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NOTE that this page and its sub-pages are for informational and reference purposes only, as this program is no longer offered at the University of Sudbury.

A philosophical education will not only enrich your worldview, but it will also give you the tools to critically examine your own perspective, as well as those of others; will allow you to explore various questions and areas of personal interest; and will teach you how to think about issues that touch your life.

The program offers a general foundation in philosophy and the flexibility to explore your areas of interest; explore and evaluate important ideas that influence politics, morality, science, education, religion, business and law; and provides the opportunity to construct one's own personal philosophy of life.

Ask anyone why they study philosophy – in or out of the university – and you'll get many different answers.  Some emphasize the kinds of skills that you develop through studying Philosophy.  Others highlight the ways a Philosophy major might relate to various careers.  And for some, it is a combination of these two factors.

The program in French and English is designed, managed, and offered jointly by the University of Sudbury (U of S) Philosophy Department and Laurentian University Philosphy Department.

See some of the courses offered in English for the 2020-21 year in this document (by both Laurentian and U of S).

What topics will be covered?
The program covers the history of philosophy as well as a variety of other topics, including morality, critical thinking, technology, ethics and bioethics, environmental thought and the philosophy of art, education or law, knowledge and truth, mind and language, among others.

What values are gained?
By sharpening your reading, thinking and writing abilities, you will cultivate the skills that can improve your reasoning, your moral decision-making and your quality of life.

You will develop enhanced analytical, critical and interpretive capacities that are applicable to any subject matter, and in any human context.  Philosophy will cultivate the capacities and appetite for self-expression and reflection, for exchange and debate of ideas, for life-long learning, and for dealing with problems for which there are no easy answers.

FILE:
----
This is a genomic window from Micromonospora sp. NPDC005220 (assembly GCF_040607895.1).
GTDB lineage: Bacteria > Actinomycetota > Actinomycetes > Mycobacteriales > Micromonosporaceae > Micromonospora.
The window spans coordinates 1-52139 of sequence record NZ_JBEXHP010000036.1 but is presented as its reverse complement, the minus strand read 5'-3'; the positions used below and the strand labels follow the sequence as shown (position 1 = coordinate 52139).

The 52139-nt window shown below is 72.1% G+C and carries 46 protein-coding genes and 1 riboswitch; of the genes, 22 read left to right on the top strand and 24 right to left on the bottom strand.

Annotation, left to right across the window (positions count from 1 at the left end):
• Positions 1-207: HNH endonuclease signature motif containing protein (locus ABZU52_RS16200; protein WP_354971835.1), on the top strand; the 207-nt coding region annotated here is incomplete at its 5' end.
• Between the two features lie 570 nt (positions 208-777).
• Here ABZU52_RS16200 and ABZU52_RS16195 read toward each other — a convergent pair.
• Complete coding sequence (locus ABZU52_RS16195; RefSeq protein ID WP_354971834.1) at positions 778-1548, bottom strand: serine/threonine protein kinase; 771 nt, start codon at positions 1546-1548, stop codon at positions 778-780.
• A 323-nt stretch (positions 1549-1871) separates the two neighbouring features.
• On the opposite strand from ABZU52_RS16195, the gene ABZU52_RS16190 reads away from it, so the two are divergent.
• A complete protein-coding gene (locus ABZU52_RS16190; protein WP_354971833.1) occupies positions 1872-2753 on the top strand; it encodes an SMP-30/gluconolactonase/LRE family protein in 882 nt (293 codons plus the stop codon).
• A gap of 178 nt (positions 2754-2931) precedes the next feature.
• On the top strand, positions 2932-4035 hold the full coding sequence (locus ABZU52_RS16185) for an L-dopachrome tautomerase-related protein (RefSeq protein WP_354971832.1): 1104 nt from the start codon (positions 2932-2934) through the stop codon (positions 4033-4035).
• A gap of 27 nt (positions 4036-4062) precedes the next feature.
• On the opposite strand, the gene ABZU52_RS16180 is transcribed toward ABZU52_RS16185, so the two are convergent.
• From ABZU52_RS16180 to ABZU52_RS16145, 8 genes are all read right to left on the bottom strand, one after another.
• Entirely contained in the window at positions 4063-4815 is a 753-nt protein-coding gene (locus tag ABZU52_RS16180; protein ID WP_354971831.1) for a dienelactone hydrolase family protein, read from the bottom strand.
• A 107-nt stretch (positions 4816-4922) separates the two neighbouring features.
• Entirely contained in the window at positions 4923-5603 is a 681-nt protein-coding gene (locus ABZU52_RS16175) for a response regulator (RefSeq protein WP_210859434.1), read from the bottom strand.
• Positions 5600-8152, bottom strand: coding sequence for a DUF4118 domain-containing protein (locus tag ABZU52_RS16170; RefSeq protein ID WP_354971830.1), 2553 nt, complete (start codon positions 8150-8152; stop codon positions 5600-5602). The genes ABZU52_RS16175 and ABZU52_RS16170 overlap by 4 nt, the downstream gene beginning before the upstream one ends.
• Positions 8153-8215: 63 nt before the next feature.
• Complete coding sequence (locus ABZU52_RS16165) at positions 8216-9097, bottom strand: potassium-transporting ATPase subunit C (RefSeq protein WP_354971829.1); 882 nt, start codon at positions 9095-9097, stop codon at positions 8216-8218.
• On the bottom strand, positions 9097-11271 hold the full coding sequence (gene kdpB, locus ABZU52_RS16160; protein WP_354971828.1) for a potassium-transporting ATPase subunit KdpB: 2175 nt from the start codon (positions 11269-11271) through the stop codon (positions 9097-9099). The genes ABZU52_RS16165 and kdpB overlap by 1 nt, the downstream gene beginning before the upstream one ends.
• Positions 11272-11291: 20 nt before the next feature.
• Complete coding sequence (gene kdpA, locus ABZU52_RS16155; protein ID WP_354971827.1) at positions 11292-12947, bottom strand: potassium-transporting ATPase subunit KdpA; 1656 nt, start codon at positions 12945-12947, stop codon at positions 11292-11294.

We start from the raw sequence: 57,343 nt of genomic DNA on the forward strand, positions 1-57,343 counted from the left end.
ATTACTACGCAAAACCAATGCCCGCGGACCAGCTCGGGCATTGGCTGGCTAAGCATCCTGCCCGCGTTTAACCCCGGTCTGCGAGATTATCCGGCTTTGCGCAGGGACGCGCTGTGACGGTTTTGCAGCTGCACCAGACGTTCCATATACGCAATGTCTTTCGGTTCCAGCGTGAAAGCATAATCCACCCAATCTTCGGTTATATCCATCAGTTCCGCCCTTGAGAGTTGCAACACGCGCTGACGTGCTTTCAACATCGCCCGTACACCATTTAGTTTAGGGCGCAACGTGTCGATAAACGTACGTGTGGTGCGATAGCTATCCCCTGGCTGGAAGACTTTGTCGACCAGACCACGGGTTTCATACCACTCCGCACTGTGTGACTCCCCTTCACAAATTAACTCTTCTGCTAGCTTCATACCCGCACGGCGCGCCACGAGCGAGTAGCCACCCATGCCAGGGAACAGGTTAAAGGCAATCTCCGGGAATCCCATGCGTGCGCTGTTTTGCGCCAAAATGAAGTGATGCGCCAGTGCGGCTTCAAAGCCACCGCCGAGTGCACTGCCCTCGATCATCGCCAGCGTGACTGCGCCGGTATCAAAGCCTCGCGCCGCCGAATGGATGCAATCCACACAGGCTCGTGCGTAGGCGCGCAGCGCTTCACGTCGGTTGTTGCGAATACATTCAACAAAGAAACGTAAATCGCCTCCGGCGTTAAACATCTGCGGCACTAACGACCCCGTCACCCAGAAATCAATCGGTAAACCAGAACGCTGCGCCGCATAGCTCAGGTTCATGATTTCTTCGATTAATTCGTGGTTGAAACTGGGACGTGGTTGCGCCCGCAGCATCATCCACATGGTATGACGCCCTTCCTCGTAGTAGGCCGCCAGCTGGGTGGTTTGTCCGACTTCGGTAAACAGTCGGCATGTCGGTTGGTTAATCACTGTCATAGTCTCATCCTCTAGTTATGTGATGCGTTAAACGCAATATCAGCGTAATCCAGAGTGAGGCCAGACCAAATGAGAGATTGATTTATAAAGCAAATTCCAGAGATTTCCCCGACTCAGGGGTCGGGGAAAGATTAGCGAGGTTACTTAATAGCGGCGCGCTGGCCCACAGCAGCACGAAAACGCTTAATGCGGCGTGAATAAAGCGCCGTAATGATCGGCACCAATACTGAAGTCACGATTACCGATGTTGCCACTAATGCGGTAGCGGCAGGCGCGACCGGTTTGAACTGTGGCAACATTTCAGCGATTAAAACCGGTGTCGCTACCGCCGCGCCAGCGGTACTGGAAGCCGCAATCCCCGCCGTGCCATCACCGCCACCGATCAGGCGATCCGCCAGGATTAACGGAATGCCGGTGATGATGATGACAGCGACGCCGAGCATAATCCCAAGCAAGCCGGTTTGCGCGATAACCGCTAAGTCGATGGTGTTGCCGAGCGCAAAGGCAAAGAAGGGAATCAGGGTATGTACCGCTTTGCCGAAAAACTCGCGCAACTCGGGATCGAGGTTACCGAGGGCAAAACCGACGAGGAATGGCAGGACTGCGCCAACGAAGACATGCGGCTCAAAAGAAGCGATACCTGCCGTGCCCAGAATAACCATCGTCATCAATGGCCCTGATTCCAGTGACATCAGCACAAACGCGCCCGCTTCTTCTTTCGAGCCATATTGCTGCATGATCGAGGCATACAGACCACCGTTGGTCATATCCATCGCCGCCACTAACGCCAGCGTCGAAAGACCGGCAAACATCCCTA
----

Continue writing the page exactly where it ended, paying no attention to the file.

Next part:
Potential employment opportunities:

  • Law
  • Education
  • Human resources
  • Politics
  • Journalism
  • Social work
  • Medicine
  • And much more!
Note: The Ontario College of Teachers has designated philosophy as a "teachable" subject.


• L. Pelletier, B.A. (Chicoutimi), M.A. (Laval), Ph.D. (Montréal) 
• P. Biondi, B.A. (Laurentian), M.A., Ph.D. (Laval)  
• R. Fillion B.A. (Winnipeg), M.A. (Trent), Ph.D. (Ottawa)
• R.F.C. Haliburton, B.A. (Dalhousie), M.A., Ph.D. (Queen's)


“In my undergraduate degree I double majored in Environmental Biology and Philosophy.  I fell in love with Philosophy and the way I felt about the action of thinking by being engaged by the philosophers at the University of Sudbury.  These philosophers have helped me discover the tools I required in order to answer the "so what" of my science degree, and I am eternally grateful for that.  I believe that students in all disciplines can benefit from philosophy, both personally and academically.” – Tanis Mercer, graduate